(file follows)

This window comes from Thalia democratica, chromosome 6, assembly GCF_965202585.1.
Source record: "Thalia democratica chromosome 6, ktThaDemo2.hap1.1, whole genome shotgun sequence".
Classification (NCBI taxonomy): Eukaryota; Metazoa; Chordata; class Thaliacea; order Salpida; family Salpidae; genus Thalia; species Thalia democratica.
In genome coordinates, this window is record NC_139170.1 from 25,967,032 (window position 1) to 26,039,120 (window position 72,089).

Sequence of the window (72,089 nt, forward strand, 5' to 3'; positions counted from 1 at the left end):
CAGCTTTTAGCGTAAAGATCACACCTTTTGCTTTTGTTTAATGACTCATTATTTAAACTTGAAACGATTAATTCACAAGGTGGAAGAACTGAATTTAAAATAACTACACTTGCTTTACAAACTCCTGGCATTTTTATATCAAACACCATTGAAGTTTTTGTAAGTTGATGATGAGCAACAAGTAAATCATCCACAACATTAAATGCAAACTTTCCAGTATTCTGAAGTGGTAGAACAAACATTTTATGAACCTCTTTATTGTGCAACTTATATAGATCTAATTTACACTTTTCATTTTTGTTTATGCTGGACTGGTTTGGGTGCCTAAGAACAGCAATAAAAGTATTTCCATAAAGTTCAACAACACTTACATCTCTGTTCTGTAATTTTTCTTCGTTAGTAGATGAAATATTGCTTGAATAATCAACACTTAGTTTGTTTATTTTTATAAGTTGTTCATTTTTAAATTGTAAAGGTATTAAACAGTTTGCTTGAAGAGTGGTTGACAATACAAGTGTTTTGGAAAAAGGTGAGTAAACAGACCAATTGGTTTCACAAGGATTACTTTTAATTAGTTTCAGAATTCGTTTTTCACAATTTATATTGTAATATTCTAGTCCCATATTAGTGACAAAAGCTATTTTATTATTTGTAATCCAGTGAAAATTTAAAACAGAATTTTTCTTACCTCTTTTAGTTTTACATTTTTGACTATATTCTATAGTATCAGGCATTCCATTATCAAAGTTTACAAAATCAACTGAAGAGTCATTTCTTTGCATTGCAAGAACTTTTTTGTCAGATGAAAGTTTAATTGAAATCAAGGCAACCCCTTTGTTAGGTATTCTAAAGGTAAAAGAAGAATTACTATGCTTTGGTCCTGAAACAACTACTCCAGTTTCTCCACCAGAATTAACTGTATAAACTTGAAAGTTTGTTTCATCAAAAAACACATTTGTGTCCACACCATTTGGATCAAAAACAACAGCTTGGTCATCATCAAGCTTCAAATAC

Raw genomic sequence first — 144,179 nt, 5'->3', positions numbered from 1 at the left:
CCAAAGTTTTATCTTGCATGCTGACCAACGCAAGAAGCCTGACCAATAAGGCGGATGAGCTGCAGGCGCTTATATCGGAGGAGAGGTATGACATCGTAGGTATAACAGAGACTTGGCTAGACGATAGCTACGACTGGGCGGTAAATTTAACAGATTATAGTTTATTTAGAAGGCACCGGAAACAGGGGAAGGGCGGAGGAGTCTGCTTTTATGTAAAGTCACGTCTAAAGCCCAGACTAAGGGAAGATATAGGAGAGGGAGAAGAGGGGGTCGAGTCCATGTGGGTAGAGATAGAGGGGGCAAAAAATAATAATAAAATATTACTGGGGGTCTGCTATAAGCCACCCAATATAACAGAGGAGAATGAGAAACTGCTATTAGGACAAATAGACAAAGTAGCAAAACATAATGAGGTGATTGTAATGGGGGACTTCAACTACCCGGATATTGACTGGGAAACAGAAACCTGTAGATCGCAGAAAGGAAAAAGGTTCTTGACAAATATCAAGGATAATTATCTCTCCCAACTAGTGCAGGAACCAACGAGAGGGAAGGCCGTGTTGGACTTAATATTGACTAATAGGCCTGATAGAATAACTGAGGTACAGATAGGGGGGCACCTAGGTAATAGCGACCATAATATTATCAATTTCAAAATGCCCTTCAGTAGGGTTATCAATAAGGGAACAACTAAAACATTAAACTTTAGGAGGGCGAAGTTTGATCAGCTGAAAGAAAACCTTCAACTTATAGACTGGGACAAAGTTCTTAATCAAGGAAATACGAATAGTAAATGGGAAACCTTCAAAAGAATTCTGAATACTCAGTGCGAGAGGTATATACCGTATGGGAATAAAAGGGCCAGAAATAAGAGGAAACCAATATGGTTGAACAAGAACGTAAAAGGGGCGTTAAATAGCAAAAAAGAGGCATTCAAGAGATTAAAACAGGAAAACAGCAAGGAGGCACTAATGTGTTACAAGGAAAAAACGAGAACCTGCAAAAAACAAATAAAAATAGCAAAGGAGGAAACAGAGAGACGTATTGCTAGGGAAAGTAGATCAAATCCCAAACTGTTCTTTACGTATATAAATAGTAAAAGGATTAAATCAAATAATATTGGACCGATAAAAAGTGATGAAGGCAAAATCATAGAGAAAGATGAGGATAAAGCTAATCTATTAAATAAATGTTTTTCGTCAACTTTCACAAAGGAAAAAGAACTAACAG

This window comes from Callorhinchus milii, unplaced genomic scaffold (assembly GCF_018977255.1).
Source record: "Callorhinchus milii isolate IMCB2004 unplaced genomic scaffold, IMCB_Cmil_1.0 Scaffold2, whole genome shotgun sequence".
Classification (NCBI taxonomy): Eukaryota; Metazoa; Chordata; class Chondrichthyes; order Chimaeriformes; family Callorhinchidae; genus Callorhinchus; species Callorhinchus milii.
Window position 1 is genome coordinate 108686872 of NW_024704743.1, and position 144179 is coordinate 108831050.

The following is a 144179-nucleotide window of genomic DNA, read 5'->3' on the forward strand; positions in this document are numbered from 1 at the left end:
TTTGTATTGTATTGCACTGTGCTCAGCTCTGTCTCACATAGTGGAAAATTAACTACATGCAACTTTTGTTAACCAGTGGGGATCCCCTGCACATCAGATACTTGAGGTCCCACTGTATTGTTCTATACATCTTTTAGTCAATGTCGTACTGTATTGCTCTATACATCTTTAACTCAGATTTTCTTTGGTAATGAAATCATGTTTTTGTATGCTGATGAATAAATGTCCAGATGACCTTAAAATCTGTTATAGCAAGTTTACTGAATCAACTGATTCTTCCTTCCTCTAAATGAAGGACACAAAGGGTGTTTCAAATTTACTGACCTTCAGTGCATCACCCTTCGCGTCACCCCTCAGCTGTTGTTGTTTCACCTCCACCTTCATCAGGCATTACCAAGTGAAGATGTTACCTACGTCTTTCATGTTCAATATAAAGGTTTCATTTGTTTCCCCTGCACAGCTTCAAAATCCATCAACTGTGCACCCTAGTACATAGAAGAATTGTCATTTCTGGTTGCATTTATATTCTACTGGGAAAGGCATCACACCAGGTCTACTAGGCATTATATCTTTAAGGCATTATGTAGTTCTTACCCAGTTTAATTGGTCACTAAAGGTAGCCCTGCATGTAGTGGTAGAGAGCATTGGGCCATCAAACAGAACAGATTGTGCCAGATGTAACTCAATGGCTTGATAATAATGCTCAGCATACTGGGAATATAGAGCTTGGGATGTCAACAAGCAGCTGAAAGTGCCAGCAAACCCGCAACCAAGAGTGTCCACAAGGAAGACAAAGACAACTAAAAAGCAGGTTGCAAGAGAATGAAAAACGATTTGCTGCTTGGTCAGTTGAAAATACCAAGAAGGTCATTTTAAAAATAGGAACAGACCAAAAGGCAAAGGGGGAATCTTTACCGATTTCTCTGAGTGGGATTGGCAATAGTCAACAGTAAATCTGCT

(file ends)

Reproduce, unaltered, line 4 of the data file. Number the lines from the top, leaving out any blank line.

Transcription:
In genome coordinates, this window is record NC_139170.1 from 25,967,032 (window position 1) to 26,039,120 (window position 72,089).